It showed a woman on the trail of the ‘Bitumen Bandits’ as they were referred to. These guys were going around Australia offering to fix people’s driveways and ripping them off. The Modus Operandi was the same as the two guys I worked for. As the video progressed, the woman came into contact with some of the travellers. They were tailing the reporter’s car and pulled up alongside her. A man stuck his head out of the window and gestured for the car to pull over.
My jaw dropped to the floor when I realised who it was, it was one of the guys I had been working for. One-half of the ‘Bitumen bandits.’ These guys had obviously decamped to New Zealand after they were rumbled in Australia. No shame at all.
The realisation that I had been working for conmen wasn’t a comfortable one. Even though I hadn’t ripped anyone off, the fact that I had helped ‘fix’ these driveways and got paid for it didn’t sit easily with me.
It’s one of the reasons I quit after two weeks. Not only was the quality of the work we were doing terrible, but it was also the abuse they gave us as well. They treated their clients with contempt and they treated us with contempt too.
We’d get shouted at all day, these guys would drive off for hours on end and leave us with nothing to do in the middle of rural New Zealand. The only respite was that we were getting paid $150 a day but seeing as that was a result of ripping customers off, I was doing mental gymnastics to justify taking the money.
I only worked for these guys for two weeks but the experience remains vivid six years later. I’ve worked in a variety of jobs in England and in the other countries that I’ve travelled and lived, but none of them was as bad as this one.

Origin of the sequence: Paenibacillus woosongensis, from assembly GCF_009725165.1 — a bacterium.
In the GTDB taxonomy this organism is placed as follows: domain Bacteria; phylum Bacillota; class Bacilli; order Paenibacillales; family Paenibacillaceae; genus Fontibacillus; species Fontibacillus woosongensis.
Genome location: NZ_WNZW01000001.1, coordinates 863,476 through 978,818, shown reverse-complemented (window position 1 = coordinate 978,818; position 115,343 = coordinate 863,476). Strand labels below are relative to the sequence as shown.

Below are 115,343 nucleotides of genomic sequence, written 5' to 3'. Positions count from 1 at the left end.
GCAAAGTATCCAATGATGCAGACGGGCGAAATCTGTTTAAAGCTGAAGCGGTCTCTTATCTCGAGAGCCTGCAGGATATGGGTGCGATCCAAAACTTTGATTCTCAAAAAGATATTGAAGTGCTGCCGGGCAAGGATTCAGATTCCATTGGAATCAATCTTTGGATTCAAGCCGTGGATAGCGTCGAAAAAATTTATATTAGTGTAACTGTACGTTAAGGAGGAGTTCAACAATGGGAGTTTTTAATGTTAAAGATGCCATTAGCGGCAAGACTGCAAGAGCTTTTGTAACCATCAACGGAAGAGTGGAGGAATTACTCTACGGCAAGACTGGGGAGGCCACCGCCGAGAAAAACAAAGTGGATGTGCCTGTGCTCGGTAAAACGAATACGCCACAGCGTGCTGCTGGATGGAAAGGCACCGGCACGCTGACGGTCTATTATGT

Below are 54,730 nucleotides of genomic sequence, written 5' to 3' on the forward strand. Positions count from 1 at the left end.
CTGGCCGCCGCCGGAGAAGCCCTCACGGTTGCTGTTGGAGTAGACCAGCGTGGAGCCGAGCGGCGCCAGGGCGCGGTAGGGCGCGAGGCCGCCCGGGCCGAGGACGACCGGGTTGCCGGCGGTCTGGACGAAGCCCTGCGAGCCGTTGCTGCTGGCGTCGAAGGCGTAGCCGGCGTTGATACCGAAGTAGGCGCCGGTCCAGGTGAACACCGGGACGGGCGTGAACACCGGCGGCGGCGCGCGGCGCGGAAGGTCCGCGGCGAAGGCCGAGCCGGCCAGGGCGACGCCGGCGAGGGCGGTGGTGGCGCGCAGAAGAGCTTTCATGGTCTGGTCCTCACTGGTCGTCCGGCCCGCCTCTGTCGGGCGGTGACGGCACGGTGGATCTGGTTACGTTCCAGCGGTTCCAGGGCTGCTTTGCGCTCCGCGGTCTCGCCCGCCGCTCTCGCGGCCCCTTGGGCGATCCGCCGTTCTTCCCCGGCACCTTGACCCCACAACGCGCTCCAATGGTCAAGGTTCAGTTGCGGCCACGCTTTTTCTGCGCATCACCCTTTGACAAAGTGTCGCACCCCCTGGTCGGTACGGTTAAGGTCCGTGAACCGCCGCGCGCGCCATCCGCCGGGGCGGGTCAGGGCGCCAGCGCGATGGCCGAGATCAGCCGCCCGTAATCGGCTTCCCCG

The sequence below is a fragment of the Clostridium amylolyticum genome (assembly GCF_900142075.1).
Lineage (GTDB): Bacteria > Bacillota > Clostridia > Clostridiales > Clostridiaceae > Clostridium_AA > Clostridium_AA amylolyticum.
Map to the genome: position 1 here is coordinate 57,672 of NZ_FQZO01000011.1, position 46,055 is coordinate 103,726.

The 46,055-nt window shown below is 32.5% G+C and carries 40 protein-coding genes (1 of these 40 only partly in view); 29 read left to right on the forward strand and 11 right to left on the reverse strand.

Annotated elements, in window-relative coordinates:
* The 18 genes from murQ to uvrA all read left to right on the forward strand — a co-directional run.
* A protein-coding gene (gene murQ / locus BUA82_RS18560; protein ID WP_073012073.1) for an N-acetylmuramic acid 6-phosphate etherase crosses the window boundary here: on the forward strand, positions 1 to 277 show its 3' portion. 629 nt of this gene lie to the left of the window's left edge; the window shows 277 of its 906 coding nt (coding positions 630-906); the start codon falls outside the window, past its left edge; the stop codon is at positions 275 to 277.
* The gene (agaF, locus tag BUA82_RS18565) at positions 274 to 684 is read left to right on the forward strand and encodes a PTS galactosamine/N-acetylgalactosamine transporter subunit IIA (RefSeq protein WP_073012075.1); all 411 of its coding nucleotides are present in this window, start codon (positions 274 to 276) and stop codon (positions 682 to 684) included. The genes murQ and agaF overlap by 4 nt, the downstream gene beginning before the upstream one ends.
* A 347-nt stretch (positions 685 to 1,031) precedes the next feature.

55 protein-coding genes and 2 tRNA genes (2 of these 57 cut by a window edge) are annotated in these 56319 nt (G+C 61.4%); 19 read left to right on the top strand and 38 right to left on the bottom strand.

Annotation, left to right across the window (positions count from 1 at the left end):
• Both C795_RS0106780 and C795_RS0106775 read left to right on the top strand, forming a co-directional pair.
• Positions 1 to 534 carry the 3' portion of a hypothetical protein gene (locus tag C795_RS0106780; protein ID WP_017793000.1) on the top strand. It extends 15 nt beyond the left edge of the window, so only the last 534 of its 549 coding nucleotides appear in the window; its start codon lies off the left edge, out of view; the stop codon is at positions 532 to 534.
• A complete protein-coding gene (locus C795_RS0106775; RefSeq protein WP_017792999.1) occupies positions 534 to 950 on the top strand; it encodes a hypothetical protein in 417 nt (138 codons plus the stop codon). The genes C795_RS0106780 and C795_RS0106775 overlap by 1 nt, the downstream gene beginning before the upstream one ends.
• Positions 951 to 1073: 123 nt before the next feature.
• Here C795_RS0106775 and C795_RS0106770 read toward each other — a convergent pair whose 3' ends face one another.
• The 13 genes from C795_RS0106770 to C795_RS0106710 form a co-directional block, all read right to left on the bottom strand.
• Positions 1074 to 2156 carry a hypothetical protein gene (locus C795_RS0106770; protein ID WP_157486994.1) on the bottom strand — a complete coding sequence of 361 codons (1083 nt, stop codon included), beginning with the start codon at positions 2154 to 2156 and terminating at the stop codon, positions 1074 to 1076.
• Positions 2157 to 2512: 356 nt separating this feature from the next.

Even though the experience was brief, I learnt a few lessons during those two weeks. Firstly, if something doesn’t feel right, then it probably isn’t. I had an inkling something was off on the first day and by the start of the second day, my concerns had proven to be correct.
Secondly, money isn’t everything. We took the job because the pay was too good to turn down. However, what we were doing amounted to a bare-bones version of repairing a driveway. Sometimes, even if the money is good, we should turn it down. I should have taken the money on the first day and called it quits.
But I was young, a backpacker in New Zealand who had gone there to work and needed the work. So, I stuck at it for another two weeks. You shouldn’t let money come between you and your principles. That was a lesson I learnt once I quit after those two weeks.
Finally, always check what you’re getting yourself into. We thought we were getting hired by a legitimate company when it turned out these guys were conmen. To be fair, we should have realised this after replying to a posting on Gumtree. It’s not the most reliable place to find work!
All in all, if something feels wrong then it usually is. Working for two conmen was not something I thought I’d end up doing when I was backpacking in New Zealand. I never came across them again after I quit and I’ve no idea if they got their comeuppance or not.
I can only hope that they have.